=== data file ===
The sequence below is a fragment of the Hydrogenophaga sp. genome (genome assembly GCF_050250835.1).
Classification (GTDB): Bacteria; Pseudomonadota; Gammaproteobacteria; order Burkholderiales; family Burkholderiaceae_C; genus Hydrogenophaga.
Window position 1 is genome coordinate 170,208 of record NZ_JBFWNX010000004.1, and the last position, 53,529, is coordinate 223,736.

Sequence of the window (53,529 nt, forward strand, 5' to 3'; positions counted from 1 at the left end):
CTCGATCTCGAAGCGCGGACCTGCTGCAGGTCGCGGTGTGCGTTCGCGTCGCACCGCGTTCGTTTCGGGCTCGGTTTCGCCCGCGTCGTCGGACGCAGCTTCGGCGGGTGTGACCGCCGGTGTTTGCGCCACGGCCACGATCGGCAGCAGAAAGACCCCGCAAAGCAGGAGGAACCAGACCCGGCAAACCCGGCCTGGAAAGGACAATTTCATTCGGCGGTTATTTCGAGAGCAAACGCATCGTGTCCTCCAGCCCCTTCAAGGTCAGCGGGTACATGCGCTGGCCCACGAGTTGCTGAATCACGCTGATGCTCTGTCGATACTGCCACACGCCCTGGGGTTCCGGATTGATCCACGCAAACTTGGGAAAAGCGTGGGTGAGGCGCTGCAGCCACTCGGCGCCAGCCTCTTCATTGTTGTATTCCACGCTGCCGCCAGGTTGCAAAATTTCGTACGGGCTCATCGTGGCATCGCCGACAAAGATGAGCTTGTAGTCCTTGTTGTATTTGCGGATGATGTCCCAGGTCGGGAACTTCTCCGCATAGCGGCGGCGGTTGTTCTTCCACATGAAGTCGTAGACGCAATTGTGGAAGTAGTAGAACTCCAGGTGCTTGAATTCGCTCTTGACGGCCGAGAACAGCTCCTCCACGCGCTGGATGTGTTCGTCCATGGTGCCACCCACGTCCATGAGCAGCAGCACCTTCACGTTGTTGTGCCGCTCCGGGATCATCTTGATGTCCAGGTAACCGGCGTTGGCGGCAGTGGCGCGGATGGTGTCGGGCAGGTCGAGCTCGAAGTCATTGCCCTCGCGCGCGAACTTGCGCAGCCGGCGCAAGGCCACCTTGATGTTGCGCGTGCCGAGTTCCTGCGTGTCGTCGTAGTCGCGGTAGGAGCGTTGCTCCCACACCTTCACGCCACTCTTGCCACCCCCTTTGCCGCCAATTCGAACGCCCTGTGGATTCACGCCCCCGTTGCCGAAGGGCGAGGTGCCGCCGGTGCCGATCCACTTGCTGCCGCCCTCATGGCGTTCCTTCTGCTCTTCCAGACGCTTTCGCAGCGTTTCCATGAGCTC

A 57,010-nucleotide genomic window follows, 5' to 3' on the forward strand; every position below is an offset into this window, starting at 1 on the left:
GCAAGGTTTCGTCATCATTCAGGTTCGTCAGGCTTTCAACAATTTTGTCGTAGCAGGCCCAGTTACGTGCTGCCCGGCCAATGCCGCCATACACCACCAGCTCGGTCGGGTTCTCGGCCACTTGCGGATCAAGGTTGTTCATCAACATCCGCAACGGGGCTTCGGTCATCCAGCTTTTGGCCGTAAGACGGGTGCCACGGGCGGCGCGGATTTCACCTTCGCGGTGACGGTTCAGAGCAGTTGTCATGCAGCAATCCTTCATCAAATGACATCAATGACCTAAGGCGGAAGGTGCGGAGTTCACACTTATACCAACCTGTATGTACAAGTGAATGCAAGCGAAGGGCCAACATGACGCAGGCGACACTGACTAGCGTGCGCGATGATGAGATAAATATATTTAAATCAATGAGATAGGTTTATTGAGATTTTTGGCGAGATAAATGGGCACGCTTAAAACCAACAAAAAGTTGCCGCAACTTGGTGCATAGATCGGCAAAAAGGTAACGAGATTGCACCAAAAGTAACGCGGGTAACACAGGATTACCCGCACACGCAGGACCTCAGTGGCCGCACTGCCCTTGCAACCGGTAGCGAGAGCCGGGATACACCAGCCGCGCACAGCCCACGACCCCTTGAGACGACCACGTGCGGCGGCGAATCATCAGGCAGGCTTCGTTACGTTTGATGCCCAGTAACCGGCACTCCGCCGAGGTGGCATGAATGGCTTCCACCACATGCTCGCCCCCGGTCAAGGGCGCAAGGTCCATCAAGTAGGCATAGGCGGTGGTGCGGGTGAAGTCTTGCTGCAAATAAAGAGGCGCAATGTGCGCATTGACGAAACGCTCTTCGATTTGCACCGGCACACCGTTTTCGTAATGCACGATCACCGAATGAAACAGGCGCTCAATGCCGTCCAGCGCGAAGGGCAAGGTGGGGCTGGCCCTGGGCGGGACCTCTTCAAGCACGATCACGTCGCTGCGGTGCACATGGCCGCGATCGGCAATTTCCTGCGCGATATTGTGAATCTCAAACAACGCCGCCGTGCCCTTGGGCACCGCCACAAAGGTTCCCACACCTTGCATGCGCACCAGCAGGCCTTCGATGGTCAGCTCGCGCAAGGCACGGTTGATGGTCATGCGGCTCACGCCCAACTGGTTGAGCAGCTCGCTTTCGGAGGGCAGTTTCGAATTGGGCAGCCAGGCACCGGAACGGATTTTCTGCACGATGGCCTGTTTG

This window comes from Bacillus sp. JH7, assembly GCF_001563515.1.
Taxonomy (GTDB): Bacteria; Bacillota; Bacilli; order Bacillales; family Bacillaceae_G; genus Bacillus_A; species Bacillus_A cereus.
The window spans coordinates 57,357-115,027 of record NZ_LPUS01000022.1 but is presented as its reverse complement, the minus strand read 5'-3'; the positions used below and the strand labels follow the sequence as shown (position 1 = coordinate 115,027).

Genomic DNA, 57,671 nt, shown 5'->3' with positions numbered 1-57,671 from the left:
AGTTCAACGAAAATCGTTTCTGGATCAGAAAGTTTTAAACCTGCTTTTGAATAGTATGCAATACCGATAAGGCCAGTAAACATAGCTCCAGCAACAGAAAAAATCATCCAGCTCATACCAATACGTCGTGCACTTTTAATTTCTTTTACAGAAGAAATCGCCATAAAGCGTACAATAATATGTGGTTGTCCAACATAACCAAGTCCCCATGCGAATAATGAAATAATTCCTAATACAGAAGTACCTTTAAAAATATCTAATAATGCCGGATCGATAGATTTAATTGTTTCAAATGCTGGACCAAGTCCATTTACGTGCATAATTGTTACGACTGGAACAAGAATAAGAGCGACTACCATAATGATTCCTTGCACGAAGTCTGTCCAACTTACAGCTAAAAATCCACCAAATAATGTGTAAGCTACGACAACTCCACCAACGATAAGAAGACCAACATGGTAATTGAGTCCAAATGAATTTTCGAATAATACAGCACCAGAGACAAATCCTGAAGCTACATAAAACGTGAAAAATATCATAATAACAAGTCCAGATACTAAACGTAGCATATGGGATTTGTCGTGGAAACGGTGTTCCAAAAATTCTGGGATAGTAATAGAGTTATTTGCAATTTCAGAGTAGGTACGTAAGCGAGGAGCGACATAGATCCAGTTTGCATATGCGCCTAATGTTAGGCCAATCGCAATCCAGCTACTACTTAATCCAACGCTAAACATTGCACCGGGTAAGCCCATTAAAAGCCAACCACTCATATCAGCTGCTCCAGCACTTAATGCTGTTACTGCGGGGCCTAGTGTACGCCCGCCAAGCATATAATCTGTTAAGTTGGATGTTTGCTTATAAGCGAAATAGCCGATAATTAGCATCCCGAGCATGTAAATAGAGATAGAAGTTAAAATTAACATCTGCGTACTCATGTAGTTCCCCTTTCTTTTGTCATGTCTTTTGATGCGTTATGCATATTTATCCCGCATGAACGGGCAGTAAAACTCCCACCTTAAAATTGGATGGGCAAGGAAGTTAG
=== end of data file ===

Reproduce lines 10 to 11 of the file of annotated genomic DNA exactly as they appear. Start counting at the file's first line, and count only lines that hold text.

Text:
The window spans coordinates 57,357-115,027 of record NZ_LPUS01000022.1 but is presented as its reverse complement, the minus strand read 5'-3'; the positions used below and the strand labels follow the sequence as shown (position 1 = coordinate 115,027).

Genomic DNA, 57,671 nt, shown 5'->3' with positions numbered 1-57,671 from the left: